Or else—but an attempt to mention all the chances of discovery would be the undertaking of a madman.

Every woman will remember to herself how the bandage with which her eyes were bound fell off: how, after many doubts, and agonies of heart, she made up her mind to have a final quarrel for the simple purpose of finishing the romance, putting the seal to the book, stipulating for her independence, or beginning life over again.

Some women are fortunate enough to have anticipated their husbands, and they then have the quarrel as a sort of justification.

Nervous women give way to a burst of passion and commit acts of violence.

Women of mild temper assume a decided tone which appalls the most intrepid husbands. Those who have no vengeance ready shed a great many tears.

Those who love you forgive you. Ah, they conceive so readily, like the woman called "Ma berline," that their Adolphe must be loved by the women of France, that they are rejoiced to possess, legally, a man about whom everybody goes crazy.

Certain women with lips tight shut like a vise, with a muddy complexion and thin arms, treat themselves to the malicious pleasure of promenading their Adolphe through the quagmire of falsehood and contradiction: they question him (see Troubles within Troubles), like a magistrate examining a criminal, reserving the spiteful enjoyment of crushing his denials by positive proof at a decisive moment. Generally, in this supreme scene of conjugal life, the fair sex is the executioner, while, in the contrary case, man is the assassin.

This is the way of it: This last quarrel (you shall know why the author has called it the last), is always terminated by a solemn, sacred promise, made by scrupulous, noble, or simply intelligent women (that is to say, by all women), and which we give here in its grandest form.

"Enough, Adolphe! We love each other no more; you have deceived me, and I shall never forget it. I may forgive it, but I can never forget it."

Women represent themselves as implacable only to render their forgiveness charming: they have anticipated God.

"We have now to live in common like two friends," continues Caroline. "Well, let us live like two comrades, two brothers, I do not wish to make your life intolerable, and I never again will speak to you of what has happened—"

Adolphe gives Caroline his hand: she takes it, and shakes it in the English style. Adolphe thanks Caroline, and catches a glimpse of bliss: he has converted his wife into a sister, and hopes to be a bachelor again.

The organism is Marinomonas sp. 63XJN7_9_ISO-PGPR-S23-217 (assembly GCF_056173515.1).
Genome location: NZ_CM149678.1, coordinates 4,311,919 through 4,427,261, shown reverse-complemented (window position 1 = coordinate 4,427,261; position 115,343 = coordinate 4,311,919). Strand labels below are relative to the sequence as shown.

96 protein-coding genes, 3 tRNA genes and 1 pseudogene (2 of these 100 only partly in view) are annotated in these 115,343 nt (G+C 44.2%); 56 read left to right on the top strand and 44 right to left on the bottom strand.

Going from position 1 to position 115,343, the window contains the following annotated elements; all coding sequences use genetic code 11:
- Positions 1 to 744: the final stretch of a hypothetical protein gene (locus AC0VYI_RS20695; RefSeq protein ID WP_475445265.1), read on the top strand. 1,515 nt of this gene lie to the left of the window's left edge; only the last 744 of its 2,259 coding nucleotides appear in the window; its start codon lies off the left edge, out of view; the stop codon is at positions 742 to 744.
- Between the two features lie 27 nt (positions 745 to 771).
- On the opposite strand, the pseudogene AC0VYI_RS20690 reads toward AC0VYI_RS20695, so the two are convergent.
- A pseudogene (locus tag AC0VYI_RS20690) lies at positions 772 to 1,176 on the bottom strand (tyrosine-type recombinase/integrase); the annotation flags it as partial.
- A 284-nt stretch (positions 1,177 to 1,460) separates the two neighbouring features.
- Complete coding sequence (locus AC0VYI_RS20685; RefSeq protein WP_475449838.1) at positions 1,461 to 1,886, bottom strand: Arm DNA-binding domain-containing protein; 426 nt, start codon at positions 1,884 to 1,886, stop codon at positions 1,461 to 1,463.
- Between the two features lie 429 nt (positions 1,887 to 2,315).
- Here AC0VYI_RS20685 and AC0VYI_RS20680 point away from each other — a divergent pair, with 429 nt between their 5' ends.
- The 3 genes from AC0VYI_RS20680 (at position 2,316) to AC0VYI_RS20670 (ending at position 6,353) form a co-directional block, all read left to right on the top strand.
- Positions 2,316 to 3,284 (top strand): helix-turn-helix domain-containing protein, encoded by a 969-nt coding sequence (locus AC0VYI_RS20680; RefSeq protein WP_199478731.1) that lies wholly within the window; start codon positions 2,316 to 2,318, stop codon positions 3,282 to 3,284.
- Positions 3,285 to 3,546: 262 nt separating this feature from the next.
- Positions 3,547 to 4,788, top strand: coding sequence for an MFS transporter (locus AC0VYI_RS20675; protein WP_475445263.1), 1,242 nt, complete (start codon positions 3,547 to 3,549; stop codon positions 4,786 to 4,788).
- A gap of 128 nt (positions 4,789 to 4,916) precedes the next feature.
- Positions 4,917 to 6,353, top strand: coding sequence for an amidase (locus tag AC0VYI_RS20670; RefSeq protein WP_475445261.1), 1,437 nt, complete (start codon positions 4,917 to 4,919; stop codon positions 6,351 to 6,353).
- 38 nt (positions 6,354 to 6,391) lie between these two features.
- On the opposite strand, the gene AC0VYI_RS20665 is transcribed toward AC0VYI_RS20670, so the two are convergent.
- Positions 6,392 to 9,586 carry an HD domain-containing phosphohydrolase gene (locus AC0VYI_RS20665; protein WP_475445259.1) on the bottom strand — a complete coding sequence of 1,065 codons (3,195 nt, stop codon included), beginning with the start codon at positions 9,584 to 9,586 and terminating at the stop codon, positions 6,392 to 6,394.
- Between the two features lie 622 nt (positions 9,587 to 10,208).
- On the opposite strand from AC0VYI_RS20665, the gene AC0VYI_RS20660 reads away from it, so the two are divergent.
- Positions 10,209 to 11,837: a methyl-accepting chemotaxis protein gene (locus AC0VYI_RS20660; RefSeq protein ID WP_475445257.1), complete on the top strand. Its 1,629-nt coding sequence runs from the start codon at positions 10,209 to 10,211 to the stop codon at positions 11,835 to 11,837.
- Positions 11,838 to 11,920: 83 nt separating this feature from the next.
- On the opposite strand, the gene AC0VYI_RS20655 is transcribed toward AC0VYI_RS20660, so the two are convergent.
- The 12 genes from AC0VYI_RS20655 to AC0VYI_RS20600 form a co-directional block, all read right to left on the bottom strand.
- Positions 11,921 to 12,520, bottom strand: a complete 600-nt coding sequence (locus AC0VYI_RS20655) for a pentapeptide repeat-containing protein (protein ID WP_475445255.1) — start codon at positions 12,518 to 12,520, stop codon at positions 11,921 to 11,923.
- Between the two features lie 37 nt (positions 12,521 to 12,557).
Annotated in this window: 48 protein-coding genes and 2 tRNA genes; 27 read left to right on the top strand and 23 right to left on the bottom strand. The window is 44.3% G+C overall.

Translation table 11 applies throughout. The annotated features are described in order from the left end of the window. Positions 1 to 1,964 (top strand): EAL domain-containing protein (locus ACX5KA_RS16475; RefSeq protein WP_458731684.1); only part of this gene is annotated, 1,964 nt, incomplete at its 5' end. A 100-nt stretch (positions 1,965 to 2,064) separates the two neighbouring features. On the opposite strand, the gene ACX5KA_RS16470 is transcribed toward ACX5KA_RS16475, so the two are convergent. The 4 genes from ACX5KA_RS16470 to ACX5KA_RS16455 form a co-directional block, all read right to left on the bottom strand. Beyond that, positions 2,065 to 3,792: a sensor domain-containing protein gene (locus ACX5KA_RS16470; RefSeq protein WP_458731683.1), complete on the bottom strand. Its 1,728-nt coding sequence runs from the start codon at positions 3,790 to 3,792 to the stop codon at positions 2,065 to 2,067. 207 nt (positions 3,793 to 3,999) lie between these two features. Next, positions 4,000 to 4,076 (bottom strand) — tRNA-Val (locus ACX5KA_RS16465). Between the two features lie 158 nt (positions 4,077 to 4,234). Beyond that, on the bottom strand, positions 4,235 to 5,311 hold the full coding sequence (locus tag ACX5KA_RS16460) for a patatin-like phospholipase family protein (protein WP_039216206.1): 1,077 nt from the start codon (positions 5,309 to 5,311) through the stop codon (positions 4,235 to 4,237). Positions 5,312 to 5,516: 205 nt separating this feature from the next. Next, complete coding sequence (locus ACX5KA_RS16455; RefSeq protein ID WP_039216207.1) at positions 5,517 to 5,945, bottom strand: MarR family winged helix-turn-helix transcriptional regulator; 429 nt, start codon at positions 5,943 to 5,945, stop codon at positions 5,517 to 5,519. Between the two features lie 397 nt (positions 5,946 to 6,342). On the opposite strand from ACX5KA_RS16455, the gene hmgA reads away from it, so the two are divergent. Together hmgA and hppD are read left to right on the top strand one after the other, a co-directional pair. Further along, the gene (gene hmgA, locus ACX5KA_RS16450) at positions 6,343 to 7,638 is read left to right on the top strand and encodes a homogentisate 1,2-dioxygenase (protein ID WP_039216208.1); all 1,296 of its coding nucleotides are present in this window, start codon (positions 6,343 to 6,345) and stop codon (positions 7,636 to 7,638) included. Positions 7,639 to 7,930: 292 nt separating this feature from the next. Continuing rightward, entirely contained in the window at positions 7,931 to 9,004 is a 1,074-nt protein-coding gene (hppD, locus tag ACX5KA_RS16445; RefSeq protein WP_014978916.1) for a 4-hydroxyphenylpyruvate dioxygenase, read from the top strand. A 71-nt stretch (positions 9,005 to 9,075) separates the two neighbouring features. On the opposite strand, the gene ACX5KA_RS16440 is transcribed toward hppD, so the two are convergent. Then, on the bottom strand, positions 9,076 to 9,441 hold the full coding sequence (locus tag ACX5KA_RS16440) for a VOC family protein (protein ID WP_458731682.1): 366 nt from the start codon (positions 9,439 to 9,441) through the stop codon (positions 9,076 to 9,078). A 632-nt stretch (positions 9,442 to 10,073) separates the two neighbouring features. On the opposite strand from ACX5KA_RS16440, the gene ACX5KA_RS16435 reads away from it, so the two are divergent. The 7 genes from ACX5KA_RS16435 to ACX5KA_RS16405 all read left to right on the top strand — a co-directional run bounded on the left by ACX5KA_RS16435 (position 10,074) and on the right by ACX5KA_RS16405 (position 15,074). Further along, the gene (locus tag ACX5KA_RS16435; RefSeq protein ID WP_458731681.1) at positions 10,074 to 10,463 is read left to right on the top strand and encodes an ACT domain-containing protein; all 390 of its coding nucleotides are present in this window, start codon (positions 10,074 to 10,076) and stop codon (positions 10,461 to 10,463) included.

The next day Caroline indulges in a very witty allusion (Adolphe cannot help laughing at it) to Chaumontel's affair. In society she makes general remarks which, to Adolphe, are very particular remarks, about their last quarrel.

At the end of a fortnight a day never passes without Caroline's recalling their last quarrel by saying: "It was the day when I found Chaumontel's bill in your pocket:" or "it happened since our last quarrel:" or, "it was the day when, for the first time, I had a clear idea of life," etc. She assassinates Adolphe, she martyrizes him! In society she gives utterance to terrible things.

"We are happy, my dear [to a lady], when we love each other no longer: it's then that we learn how to make ourselves beloved," and she looks at Ferdinand.

In short, the last quarrel never comes to an end, and from this fact flows the following axiom:

Axiom.—Putting yourself in the wrong with your lawful wife, is solving the problem of Perpetual Motion.


Women, and especially married women, stick ideas into their brain-pan precisely as they stick pins into a pincushion, and the devil himself, —do you mind?—could not get them out: they reserve to themselves the exclusive right of sticking them in, pulling them out, and sticking them in again.

Caroline is riding home one evening from Madame Foullepointe's in a violent state of jealousy and ambition.

Madame Foullepointe, the lioness—but this word requires an explanation. It is a fashionable neologism, and gives expression to certain rather meagre ideas relative to our present society: you must use it, if you want to describe a woman who is all the rage. This lioness rides on horseback every day, and Caroline has taken it into her head to learn to ride also.